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Phil's Travels - St Lucia (0315)

20/03/2015

Phil's Travels - St Lucia (0315)

 

The Caribbean - islands of great beauty, easy living and delicious rum. Last week I flew to St Lucia on a belly full of Jamie's Full Monty breakfast from Gatwick North Terminal; you need a full tummy for a 9hr flight. Our departure was delayed 20 minutes as the captain and tech-boys tried to reconcile an inconsistent fuel reading (where does missing fuel in a jet go?).

 

I left 4ᵒC in London to be greeted by 28ᵒC on St Lucia and glorious sunshine. We were driven to our hotel via the capital Castries, wherein a massive mobile apartment block from the banlieue of Paris dominated the skyline, more commonly referred to as a cruise ship. It overwhelmed the harbour, the city and would put even the Pitons to shame. 

 

 Phil's Travels - St Lucia (0315)

 

Our hotel was nothing to write home about (the bar closed at 9pm for goodness sake), but during the day it did host the delightful Virgin girls (crew). During my four days on island I experienced a good variety of local fair: cassava bread with fresh ginger (refreshing and filling), chicken roti in Soufrier, Creole breakfast (fish, a bake, cucumber salad and coco tea). On the project site I drank from a freshly macheted coconut, sucked on fresh coco beans and ate beach almonds (Shaun, sorry about the blister on your finger).

 

This trip threw up a few new technical terms that could make it into a report one day: "off-load system" (aka a WC), "poo-park" (aka a sewage treatment plant) and "donkey-kong tourism" (it does what is says on the tin, but if you need a full definition just drop me a line). In addition to interesting food and new technical terms, the island also offers the Bat Cave and Superman's Falls.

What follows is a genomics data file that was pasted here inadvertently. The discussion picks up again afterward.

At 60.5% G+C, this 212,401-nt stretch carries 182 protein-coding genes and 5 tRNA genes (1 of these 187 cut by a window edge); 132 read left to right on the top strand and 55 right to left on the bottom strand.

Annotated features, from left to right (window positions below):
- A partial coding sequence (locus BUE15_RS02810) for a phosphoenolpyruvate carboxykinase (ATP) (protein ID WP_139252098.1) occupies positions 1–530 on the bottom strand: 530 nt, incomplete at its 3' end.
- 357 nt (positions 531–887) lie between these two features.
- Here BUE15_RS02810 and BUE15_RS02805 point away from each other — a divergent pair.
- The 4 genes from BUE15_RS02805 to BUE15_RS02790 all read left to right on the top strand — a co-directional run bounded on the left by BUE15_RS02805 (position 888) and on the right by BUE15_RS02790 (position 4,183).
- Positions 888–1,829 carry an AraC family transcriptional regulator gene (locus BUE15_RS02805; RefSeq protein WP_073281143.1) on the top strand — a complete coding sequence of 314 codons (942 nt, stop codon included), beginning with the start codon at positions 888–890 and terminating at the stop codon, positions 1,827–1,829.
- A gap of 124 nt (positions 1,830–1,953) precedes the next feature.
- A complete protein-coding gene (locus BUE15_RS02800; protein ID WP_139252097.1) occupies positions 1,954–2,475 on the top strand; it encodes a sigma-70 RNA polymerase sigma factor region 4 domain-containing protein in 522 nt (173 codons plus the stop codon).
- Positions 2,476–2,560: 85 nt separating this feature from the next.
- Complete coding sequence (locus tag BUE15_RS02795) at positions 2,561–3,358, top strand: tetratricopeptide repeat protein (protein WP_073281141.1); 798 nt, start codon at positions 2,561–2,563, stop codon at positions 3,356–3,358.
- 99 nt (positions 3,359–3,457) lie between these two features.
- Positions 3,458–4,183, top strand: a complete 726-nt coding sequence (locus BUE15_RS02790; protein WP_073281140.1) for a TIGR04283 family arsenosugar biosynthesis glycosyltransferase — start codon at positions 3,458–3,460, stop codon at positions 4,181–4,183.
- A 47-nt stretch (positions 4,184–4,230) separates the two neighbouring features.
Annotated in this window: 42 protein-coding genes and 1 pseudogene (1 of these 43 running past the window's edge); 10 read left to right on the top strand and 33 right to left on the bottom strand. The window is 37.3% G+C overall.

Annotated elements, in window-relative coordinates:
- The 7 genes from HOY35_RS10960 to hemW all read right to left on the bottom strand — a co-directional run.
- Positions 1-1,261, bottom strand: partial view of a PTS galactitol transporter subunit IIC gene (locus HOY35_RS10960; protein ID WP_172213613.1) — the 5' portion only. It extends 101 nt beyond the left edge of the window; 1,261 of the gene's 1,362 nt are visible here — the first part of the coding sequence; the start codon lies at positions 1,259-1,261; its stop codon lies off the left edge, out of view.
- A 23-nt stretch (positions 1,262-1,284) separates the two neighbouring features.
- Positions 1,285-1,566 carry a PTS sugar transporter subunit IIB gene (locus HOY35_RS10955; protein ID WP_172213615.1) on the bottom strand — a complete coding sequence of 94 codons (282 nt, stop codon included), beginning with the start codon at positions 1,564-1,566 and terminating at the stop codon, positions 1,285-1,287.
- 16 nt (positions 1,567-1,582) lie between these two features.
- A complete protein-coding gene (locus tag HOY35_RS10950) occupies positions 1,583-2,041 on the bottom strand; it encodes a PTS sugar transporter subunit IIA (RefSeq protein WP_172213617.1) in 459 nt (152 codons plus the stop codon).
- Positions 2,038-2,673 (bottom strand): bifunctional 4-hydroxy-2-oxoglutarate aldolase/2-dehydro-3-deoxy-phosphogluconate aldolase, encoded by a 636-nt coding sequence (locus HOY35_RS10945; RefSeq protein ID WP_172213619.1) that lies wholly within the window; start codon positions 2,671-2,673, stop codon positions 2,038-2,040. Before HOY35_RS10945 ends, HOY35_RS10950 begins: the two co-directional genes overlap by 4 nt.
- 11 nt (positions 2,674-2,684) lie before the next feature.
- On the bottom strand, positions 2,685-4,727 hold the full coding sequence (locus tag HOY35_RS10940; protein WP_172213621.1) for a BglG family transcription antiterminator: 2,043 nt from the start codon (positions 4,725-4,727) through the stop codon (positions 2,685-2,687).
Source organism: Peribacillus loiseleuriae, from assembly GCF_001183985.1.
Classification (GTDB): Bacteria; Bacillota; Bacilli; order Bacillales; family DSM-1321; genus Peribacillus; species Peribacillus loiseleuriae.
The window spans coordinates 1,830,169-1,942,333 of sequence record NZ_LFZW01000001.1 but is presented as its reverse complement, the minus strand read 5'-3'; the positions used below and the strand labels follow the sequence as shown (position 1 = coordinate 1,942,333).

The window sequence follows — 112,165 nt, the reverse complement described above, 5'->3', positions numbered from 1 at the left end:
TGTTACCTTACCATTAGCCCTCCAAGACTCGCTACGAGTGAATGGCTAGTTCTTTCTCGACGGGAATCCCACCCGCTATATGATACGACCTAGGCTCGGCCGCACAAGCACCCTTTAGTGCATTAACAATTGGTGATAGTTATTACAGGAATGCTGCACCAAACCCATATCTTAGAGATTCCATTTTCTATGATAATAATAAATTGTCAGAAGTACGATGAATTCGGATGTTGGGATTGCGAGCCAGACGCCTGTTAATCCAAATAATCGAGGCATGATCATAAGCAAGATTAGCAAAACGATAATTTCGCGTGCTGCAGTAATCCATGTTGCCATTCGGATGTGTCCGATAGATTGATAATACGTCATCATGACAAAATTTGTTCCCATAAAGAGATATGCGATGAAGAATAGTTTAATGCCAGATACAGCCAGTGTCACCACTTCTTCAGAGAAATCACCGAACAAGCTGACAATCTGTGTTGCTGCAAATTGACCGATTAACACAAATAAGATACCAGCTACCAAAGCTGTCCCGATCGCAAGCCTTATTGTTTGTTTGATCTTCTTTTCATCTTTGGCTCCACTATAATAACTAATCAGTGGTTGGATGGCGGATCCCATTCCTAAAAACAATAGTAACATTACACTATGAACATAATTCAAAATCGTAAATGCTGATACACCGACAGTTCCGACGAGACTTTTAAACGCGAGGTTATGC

The site was gorgeous, lots of built and natural heritage (a former plantation), a 200-metre beach and a developer's delight - fabulous valley walls. Hopefully this project will be rescued as envisaged and help to reenergise an island that has seen more than its fair share of changes (Discovery Bay is now Capella Marigot Bay and Jalousie Plantation is now Viceroy Sugar Beach) and false starts (the Paradiso project and multiple projects along Rodney Bay).

 

I was lucky enough to see the UNESCO listed Pitons and they are truly remarkable, no wonder the local beer is called Piton and they are the symbol of this beautiful, mountainous and colourful island nation. In many ways, it is a shame that the hotel between these volcanic plugs does not accept the local volcanic sand and feels compelled to import stark white stuff from Guyana.

 

The flight back was remarkable for the lack of Virgin girls and a Premium Economy seat up against the bulk head that was unbelievably uncomfortable, and the broken microscopic TV-on-a-stick did not help my mood. At least the return was only 8hrs (a combination of BA pilot magic, the earth's rotation and a gusty gulf stream).

 

I returned to London after four full days with clients (honest, no pool time even) to hear the earth shattering news that Iraqi forces had retaken Tikrit and Jeremy Clarkson was suspended for forcefully refusing a cheese sandwich. Maybe Mr C needs to calm down and visit the Caribbean, I hear the local "gummy-bears" are good for those of a tense disposition.